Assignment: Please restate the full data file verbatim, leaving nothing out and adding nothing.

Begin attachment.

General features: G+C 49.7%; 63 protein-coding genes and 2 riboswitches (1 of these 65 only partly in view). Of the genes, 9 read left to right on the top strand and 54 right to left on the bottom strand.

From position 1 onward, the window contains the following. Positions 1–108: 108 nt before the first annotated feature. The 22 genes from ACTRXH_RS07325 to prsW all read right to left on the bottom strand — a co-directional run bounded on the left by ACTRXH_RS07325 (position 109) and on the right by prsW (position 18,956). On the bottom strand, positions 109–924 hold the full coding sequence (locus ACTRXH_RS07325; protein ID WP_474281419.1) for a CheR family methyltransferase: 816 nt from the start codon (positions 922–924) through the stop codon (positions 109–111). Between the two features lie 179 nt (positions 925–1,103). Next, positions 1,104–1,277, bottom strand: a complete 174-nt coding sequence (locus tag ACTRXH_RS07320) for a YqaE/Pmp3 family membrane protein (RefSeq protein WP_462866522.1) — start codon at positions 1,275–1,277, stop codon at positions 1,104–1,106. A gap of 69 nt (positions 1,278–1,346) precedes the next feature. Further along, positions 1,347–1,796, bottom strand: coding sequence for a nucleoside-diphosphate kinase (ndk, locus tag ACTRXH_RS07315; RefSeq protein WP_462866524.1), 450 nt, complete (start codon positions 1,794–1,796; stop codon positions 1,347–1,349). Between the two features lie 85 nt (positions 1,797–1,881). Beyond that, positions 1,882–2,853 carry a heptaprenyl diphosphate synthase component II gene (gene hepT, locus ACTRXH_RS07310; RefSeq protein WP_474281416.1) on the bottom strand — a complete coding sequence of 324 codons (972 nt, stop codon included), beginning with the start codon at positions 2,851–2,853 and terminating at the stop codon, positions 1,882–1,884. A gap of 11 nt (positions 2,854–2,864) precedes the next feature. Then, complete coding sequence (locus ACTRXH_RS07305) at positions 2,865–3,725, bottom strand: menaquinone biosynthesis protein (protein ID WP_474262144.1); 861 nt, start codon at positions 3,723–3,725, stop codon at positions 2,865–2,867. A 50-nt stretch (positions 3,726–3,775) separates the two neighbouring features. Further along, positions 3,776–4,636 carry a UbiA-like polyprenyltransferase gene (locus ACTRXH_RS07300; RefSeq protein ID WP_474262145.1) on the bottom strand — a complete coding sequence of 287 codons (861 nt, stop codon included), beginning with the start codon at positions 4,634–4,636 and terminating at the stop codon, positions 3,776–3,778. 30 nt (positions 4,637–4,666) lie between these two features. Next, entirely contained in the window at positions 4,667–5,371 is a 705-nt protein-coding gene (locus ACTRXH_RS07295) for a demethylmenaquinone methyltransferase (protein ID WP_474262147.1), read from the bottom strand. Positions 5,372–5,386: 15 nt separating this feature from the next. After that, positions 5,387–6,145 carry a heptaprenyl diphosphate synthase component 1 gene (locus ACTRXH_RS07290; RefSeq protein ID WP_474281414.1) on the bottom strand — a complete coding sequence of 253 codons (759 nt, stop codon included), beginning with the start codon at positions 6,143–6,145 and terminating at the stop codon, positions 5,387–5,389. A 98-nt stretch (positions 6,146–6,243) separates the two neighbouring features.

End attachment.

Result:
General features: G+C 49.7%; 63 protein-coding genes and 2 riboswitches (1 of these 65 only partly in view). Of the genes, 9 read left to right on the top strand and 54 right to left on the bottom strand.

From position 1 onward, the window contains the following. Positions 1–108: 108 nt before the first annotated feature. The 22 genes from ACTRXH_RS07325 to prsW all read right to left on the bottom strand — a co-directional run bounded on the left by ACTRXH_RS07325 (position 109) and on the right by prsW (position 18,956). On the bottom strand, positions 109–924 hold the full coding sequence (locus ACTRXH_RS07325; protein ID WP_474281419.1) for a CheR family methyltransferase: 816 nt from the start codon (positions 922–924) through the stop codon (positions 109–111). Between the two features lie 179 nt (positions 925–1,103). Next, positions 1,104–1,277, bottom strand: a complete 174-nt coding sequence (locus tag ACTRXH_RS07320) for a YqaE/Pmp3 family membrane protein (RefSeq protein WP_462866522.1) — start codon at positions 1,275–1,277, stop codon at positions 1,104–1,106. A gap of 69 nt (positions 1,278–1,346) precedes the next feature. Further along, positions 1,347–1,796, bottom strand: coding sequence for a nucleoside-diphosphate kinase (ndk, locus tag ACTRXH_RS07315; RefSeq protein WP_462866524.1), 450 nt, complete (start codon positions 1,794–1,796; stop codon positions 1,347–1,349). Between the two features lie 85 nt (positions 1,797–1,881). Beyond that, positions 1,882–2,853 carry a heptaprenyl diphosphate synthase component II gene (gene hepT, locus ACTRXH_RS07310; RefSeq protein WP_474281416.1) on the bottom strand — a complete coding sequence of 324 codons (972 nt, stop codon included), beginning with the start codon at positions 2,851–2,853 and terminating at the stop codon, positions 1,882–1,884. A gap of 11 nt (positions 2,854–2,864) precedes the next feature. Then, complete coding sequence (locus ACTRXH_RS07305) at positions 2,865–3,725, bottom strand: menaquinone biosynthesis protein (protein ID WP_474262144.1); 861 nt, start codon at positions 3,723–3,725, stop codon at positions 2,865–2,867. A 50-nt stretch (positions 3,726–3,775) separates the two neighbouring features. Further along, positions 3,776–4,636 carry a UbiA-like polyprenyltransferase gene (locus ACTRXH_RS07300; RefSeq protein ID WP_474262145.1) on the bottom strand — a complete coding sequence of 287 codons (861 nt, stop codon included), beginning with the start codon at positions 4,634–4,636 and terminating at the stop codon, positions 3,776–3,778. 30 nt (positions 4,637–4,666) lie between these two features. Next, entirely contained in the window at positions 4,667–5,371 is a 705-nt protein-coding gene (locus ACTRXH_RS07295) for a demethylmenaquinone methyltransferase (protein ID WP_474262147.1), read from the bottom strand. Positions 5,372–5,386: 15 nt separating this feature from the next. After that, positions 5,387–6,145 carry a heptaprenyl diphosphate synthase component 1 gene (locus ACTRXH_RS07290; RefSeq protein ID WP_474281414.1) on the bottom strand — a complete coding sequence of 253 codons (759 nt, stop codon included), beginning with the start codon at positions 6,143–6,145 and terminating at the stop codon, positions 5,387–5,389. A 98-nt stretch (positions 6,146–6,243) separates the two neighbouring features.